Not since the old Body Politic days has there been this much excitement on the top floor of 2257 N. Lincoln Ave., now known as the Greenhouse Theater Center.
Remy Bumppo Theatre Company's new artistic director, Timothy Douglas, is certainly not coming in quietly. His first show is a full-on, 210-minute version of Eugene O'Neill's epic, fiendishly challenging trilogy, "Mourning Becomes Electra," wherein the great American playwright O'Neill attempted to forge a Civil War-era counterpart of that doomed classical crew known collectively as the House of Atreus, set in New England and substituting all-American Freudian angst for the intergenerational curses of the Greek gods.
When "Mourning Becomes Electra" opened at the Guild Theatre in New York in September 1931, critics wrote about a show that consumed "six hours in the playing." So by those standards, Douglas' version, which uses the adaptation by Gordon Edelstein, is a relatively brisk trot, with a couple of breaks to boot. Still, seeing this is a commitment.
It is, on balance, worth it. You sense the new day at Remy Bumppo right at the top: Douglas has reconfigured the room, eliminating the center seating section and using that area as a playing space. The audience is seated on both sides of action, which plays on a long, rectangular swoop down the center. It is an inspired idea. This has, of late, felt like a dead room, replete with chairs unused and an energy-sapping ambience. For this show, it feels genuinely dramatic. At Monday's opening, the seats were packed and the place was crackling with the kind of energy that helps you forget the threadbare carpet on the stairs.
Douglas presides over a crisp, crystal-clear and quite compelling production that is honest, insightful and exceedingly well-spoken. As productions of this play go, this one is quite overtly neo-classical: the murderous Mannons seem to float around the stage in isolation from each other (Mom offs Dad, son does in his mother's lover, Mom kills herself, et al in the Sophoclean mode).
Movement is spare and words are dispensed with dignity and controlled passion. Kelsey Brennan's Lavinia, quite the formidable internalized character study, wanders creepily around the playing space like a cross between Daphne Du Maurier's Mrs. Danvers. and the ghost of that Body Politic great, James O'Reilly. Scott Stangland, who players Lavinia's tortured brother Orin, captures many layers of repression. Actors listen closely to each other, and if you don't always get every ounce of classical magnitude (O'Neill's Freudian obsession never helps with that), you certainly get gravitas.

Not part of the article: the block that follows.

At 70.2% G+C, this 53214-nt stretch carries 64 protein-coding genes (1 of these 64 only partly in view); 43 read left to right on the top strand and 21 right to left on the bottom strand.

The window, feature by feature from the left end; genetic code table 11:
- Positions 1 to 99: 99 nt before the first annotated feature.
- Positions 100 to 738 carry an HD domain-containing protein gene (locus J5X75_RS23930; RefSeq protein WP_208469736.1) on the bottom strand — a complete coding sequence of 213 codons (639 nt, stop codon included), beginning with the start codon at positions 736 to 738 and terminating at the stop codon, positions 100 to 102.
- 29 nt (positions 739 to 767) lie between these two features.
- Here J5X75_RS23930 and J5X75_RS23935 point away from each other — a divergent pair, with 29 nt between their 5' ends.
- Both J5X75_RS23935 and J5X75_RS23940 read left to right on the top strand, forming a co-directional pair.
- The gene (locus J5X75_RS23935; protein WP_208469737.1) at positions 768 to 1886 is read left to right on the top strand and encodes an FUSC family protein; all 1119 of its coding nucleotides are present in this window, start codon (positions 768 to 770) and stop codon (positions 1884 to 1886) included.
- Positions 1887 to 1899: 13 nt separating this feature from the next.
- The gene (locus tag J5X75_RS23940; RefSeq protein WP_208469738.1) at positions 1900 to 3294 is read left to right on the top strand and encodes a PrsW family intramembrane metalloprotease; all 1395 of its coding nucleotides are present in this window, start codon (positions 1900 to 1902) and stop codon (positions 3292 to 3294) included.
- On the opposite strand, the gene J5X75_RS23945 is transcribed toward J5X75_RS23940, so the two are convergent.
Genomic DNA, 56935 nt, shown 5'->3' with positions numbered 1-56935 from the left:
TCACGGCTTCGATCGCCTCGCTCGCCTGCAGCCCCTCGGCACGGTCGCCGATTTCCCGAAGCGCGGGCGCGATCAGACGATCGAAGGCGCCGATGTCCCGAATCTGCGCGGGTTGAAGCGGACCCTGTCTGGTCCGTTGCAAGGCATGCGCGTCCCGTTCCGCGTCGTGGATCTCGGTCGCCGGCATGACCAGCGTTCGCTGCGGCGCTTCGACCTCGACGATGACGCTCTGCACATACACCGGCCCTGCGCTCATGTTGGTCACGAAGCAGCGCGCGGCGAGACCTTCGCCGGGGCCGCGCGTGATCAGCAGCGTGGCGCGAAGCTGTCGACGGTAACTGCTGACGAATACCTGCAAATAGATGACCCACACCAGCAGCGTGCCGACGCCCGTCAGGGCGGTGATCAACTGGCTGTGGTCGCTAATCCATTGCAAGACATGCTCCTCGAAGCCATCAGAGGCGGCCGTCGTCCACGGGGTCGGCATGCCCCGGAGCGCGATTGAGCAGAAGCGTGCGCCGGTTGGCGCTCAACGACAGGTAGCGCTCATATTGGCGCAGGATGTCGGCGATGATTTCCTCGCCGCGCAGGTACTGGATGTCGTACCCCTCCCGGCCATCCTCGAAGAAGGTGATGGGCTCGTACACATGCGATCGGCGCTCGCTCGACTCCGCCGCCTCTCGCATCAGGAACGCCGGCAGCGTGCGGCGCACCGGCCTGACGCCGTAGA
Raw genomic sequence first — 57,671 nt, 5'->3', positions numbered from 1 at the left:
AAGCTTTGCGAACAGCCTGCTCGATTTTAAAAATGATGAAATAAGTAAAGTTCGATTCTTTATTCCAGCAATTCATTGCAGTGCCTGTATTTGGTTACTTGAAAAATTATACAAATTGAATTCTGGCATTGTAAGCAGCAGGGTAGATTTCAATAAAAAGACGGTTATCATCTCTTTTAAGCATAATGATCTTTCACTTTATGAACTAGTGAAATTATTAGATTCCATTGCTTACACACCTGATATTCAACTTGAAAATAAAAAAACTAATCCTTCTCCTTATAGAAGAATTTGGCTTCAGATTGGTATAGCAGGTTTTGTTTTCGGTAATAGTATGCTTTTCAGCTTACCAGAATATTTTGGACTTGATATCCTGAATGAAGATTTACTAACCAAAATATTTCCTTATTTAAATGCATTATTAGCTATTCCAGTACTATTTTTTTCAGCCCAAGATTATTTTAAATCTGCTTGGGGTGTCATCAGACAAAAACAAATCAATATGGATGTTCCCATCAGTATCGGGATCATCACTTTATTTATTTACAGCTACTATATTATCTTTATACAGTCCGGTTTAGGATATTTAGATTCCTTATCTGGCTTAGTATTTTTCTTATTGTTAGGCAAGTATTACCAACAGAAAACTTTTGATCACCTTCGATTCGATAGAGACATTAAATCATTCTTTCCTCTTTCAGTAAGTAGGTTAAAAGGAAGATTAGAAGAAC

Better yet, Douglas manages to stage some of the show's riper scenes with considerable poignancy. The accusatory death of Ezra (powerfully played by David Darlow) is rather moving, when it can easily tip into the absurd. And, in the role of the malevolent Christine, Annabel Armour comes with a pair of eyes that constantly draw you to their complicated center. Although not an obvious casting choice for Christine (Remy Bumppo remains, in essence, a repertory company where regular players are allowed to stretch), Armour reveals not so much the impassioned egomaniac but a desperate woman in crisis, staving off her own demise. It's a very valid choice.
There are times — especially in the third act — where some of the focus and discipline finally sags, when you want the actors to connect more fully on a visceral level. Certainly, the relationship between Christine and her lover, Nick Sandys' nautical Adam, does not feel like the outcome of any grand passion. And ultimately I found it hard to track the complexities of Lavinia's feelings for Peter (played, a little too gently, by the honest Luke Daigle). Ideally, Brennan would better foreshadow her feelings for the guy, if only to reveal her own expediency. As Peter's sister Hazel, Stephanie Chavara has the insouciant energy that cuts through repetition; in more than a few moments, you wish her fellow cast members had just a touch more of her lively irreverence. A touch of self-awareness rarely hurts with O'Neill, especially this O'Neill.
But then that would not be this production, a dignified, full-throated piece of work that reveals Douglas' craft (if not, fully, his sense of humor and absurdity) and his impressive skills at humanistic storytelling.
On Monday, the audience stared out at each other like collective chess players, watching eloquent pieces moving around the board all by themselves, heading toward a Freudian-fated mate of their own creation.
When: Through Oct. 30
Where: Greenhouse Theater Center, 2257 N. Lincoln Ave.
Running time: 3 hours, 30 minutes
Tickets: $30-55 at 773-404-7336 or remybumppo.orgCopyright © 2015, RedEye